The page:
As we commemorate the one year anniversary of Osama bin Laden’s death, let us remember President Barack Obama made a hard decision many others would not have made.
There was a fifty-fifty chance Osama bin Laden was in the Pakistani compound Seal Team Six raided a year ago. During his deliberations on the raid President Obama received mixed messages from his National Security team with Vice President Biden advising against the raid. Mr. Biden recently stated:
The president “went around the table with all the senior people, including the chiefs of staff,” Biden explained. “And he said, ‘I have to make this decision. What is your opinion?’ He started with the national security adviser and the secretary of state, and he ended with me. Every single person in that room hedged their bet except [Secretary of Defense] Leon Panetta. Leon said go. Everyone else said 49, 51, this got to be, ‘Joe, what do you think?’
“And I said, ‘You know, I didn’t know we had so many economists around the table.’ I said, ‘We owe the man a direct answer. Mr. President, my suggestion is don’t go. We have to do two more things to see if he’s there.’”
Vice President Biden was not the only person that thought we should probably hedge our bets in going after bin Laden. In July 2008, Larry King asked Senator McCain:
“If you were president and knew that bin Laden was in Pakistan, you know where, would you have U.S. forces go in after him?”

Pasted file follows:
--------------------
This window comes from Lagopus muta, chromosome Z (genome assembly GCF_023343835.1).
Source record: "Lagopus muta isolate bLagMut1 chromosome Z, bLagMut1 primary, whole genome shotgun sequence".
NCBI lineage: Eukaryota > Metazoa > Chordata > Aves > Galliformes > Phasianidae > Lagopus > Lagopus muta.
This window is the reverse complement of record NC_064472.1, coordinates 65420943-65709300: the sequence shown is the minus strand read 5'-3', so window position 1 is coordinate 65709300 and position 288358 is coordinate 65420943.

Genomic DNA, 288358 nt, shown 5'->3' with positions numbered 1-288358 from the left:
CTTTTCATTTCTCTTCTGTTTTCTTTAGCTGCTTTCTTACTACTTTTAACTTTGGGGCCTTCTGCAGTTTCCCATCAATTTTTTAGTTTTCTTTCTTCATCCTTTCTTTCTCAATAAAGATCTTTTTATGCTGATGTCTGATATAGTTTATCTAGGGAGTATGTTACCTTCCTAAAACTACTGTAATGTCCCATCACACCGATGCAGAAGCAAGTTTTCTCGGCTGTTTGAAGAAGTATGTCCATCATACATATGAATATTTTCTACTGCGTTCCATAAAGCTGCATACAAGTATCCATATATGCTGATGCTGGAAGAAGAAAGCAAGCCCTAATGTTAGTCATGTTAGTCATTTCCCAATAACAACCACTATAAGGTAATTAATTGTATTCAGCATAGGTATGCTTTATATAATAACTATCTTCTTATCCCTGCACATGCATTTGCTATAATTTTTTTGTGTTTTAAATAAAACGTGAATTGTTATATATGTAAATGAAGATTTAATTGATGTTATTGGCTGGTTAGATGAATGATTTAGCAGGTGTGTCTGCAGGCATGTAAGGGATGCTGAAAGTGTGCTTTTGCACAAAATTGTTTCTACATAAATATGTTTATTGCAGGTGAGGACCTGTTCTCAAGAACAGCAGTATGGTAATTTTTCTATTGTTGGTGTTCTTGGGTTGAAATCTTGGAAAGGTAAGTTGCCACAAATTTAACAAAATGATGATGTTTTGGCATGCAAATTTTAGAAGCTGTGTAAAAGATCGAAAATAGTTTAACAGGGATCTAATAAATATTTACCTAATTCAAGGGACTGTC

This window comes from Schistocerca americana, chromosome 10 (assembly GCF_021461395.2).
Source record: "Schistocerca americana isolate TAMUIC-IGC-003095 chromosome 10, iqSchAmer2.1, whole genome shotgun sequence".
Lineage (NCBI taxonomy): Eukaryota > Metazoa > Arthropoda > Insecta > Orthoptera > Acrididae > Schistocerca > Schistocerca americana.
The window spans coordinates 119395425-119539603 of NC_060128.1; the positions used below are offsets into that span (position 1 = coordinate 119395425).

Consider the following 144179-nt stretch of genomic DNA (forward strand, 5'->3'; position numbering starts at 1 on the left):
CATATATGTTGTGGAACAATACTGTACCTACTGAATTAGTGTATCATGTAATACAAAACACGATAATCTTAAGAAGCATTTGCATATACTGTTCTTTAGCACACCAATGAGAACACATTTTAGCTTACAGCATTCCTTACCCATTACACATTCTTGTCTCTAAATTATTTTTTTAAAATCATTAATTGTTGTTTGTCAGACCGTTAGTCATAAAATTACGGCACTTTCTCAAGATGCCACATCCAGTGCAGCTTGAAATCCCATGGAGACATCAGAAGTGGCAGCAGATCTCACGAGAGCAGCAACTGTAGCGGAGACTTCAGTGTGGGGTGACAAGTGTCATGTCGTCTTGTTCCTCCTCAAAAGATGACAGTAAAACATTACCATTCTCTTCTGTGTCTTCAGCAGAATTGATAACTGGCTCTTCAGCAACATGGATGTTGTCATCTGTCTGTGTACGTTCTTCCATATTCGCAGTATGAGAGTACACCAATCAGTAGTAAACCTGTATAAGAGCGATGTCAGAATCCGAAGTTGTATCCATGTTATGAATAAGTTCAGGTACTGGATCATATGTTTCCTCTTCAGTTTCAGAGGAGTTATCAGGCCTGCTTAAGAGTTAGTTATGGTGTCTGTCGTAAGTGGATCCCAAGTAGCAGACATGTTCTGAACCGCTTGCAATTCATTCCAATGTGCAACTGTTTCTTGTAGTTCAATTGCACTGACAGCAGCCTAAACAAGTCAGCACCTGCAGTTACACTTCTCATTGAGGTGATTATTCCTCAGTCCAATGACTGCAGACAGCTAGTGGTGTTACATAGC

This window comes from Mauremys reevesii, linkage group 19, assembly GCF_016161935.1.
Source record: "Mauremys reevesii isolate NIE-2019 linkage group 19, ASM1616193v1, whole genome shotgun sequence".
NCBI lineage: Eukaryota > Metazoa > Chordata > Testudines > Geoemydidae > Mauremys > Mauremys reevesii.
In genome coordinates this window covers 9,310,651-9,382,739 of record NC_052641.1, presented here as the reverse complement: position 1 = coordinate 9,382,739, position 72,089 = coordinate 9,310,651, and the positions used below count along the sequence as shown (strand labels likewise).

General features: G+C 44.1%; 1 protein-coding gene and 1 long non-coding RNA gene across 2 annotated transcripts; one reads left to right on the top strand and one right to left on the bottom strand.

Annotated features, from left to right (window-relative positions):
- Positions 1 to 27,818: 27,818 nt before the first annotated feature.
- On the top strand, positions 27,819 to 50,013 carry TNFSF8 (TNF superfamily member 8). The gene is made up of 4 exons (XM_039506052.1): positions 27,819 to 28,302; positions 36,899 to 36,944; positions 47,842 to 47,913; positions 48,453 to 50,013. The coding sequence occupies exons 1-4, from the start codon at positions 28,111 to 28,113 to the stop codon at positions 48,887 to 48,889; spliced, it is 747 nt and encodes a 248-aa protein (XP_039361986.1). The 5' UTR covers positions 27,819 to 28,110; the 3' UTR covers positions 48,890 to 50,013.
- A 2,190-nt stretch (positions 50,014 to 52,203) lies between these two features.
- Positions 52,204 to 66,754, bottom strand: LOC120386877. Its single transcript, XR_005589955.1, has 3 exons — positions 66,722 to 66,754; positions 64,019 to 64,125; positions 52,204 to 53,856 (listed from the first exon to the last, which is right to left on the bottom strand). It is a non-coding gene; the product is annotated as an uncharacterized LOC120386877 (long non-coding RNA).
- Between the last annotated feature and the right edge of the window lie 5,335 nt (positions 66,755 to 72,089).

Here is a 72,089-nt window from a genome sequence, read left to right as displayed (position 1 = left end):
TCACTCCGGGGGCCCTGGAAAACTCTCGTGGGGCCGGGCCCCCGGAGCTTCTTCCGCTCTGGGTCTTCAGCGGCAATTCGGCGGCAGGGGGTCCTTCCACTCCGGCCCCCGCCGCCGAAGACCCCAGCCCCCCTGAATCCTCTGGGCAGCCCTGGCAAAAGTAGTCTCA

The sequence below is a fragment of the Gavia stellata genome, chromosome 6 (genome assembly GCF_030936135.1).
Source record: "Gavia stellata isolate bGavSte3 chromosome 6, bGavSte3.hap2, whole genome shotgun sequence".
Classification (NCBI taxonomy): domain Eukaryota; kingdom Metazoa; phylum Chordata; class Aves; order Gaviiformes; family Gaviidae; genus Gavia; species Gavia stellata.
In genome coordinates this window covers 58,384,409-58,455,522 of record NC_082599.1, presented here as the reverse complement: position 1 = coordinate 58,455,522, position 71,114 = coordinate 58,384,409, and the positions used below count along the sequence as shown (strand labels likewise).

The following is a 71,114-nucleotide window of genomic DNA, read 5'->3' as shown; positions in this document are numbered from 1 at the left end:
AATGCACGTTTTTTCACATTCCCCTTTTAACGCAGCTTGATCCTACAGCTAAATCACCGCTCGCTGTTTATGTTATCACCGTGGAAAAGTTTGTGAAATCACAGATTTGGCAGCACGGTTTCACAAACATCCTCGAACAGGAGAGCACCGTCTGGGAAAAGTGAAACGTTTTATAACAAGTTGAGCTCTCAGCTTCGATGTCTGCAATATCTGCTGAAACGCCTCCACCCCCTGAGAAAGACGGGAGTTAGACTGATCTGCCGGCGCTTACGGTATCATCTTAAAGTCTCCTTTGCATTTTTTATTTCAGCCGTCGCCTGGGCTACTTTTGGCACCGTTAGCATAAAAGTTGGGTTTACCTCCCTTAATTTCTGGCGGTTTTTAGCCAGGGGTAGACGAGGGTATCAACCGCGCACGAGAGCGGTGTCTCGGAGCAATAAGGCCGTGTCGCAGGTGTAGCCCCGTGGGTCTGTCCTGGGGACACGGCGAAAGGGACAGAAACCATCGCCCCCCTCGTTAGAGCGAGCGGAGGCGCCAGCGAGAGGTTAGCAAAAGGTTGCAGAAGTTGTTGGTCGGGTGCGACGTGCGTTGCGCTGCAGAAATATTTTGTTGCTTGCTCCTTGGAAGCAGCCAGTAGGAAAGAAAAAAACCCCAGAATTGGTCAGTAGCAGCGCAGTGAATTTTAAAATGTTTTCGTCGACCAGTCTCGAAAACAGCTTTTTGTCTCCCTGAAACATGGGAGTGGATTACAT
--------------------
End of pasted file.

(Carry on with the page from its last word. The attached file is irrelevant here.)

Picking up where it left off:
McCain: “Larry, I’m not going to go there and here’s why: because Pakistan is a sovereign nation.”
This week, the Republican Presidential nominee Mitt Romney said: “Even Jimmy Carter would have given that order,” referring to the bin Laden raid. Romney says anybody would have made the call to kill bin Laden, but before his latest flip-flop let’s look at Romney’s prior statements:
- When asked about bin Laden, Romney said, “It’s not worth moving heaven and earth, spending billions of dollars just to capture one person.” He said the country would see “a very insignificant increase in safety” because another terrorist would rise to power. Sen. John McCain, who endorsed Romney this year, responded to that comment: “[I]t takes a degree of naiveté to think [bin Laden’s] not an element in the struggle against radical Islam.”
- Romney opposed taking action against al-Qaeda targets in Pakistan, dismissing then-Senator Barack Obama’s promise to strike terrorist targets inside Pakistan if necessary. “I do not concur,” he said, adding “I don’t think those kinds of comments help in this effort to draw more friends to our effort.”
- Romney added that the President’s pledge to strike at al-Qaeda was “ill-considered,” arguing that U.S. troops “shouldn’t be sent all over the world.” Romney said he preferred “a civilized world” where the U.S. will “participate with other nations in this civilized effort to help those nations reject the extreme with them.”
So, Senator McCain now says it was an easy decision to order the bin Laden raid despite the fact he was not so certain in 2008, and Mitt Romney opposed the bin Laden raid before he was for it, does not sound like a real profile in courage. This is how then-Senator Obama responded to going after bin Laden:
“If we have Osama bin Laden in our sights and the Pakistani government is unable or unwilling to take them out, then I think that we have to act and we will take them out. We will kill bin Laden; we will crush al-Qaeda. That has to be our biggest national security priority.”
At a recent campaign speech Biden stated: “I promise you, the President has a big stick. I promise you,” or in this case a big clip.